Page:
Developing Games in Java

Developing Games in Java

Paperback

$74.99

Product Details

ISBN-13: 9781592730056
Publisher: New Riders
Publication date: 07/14/2003
Series: New Riders Games Series
Pages: 972
Product dimensions: 7.50(w) x 9.00(h) x 2.11(d)

About the Author

David Brackeen grew up in Texas and has a B.S. in Computer Science from the University of North Texas. He has created many games, level editors, and multimedia products in Java, including Scared (a 3D shooter game) and Race3d (a 3D racing engine used in several games). He will neither confirm nor deny allegations that he ever drank rainwater from a shoe. He currently resides in Los Angeles, but you can find him at www.brackeen.com.

Customer Reviews

Most Helpful Customer Reviews

See All Customer Reviews

Developing Games in Java 4 out of 5 based on 0 ratings. 2 reviews.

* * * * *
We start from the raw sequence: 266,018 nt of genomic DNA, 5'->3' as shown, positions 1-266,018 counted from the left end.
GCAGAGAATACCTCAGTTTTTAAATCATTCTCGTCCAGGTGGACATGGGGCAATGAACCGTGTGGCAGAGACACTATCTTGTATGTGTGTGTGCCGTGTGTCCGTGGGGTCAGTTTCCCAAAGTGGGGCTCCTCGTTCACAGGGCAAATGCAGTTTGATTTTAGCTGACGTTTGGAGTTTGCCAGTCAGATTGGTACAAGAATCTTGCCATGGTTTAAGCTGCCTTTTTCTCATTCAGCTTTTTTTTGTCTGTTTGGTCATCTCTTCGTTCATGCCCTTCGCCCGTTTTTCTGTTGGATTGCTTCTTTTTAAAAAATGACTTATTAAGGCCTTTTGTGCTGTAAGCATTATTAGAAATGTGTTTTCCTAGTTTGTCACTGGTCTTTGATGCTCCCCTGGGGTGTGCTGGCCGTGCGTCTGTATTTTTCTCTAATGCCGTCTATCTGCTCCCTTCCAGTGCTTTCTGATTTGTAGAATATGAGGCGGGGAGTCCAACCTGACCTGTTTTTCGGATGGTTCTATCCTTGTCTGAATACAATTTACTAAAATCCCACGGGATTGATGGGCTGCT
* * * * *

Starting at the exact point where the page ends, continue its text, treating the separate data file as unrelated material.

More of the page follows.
irishkitsune on LibraryThing 7 months ago
Brackeen jumps in pretty quickly with each subject and doesn't look back. This is an excellent book if you have an existing strong background in programming (not necessarily in Java) as he introduces concepts and demonstrates how to execute them in Java without wasting time on explaining every little detail.
Guest More than 1 year ago
Java is a tough choice as a programming language for certain types of games. Commonly known as twitch or reflex games. The difficulty is in the loss of a performance edge, unless the bytecode has been transformed into native code. But Brackeen shows that writing java games also has its attractions. An elegant and easy to learn object oriented language. Arguably, more robust than C++. Java also has a relatively simply threading model. Threading is essential in most games, but can be very difficult to write robustly and to debug. He goes through the essentials of gaming, and shows what can be done with the standard java libraries, that come with the normal java distribution. Like a useful sound API that can play the common audio encoding formats of wav, au and aiff. For animation, well there is 2 dimensional material shown. For 3d, the issues are much harder. We see quick examples of coding 3d objects and putting a texture map on their surfaces and illuminating them with a light source. Overall, the author presents a solid introduction to his subject. With the clear proviso that many topics are barely gone into, out of sheer necessity.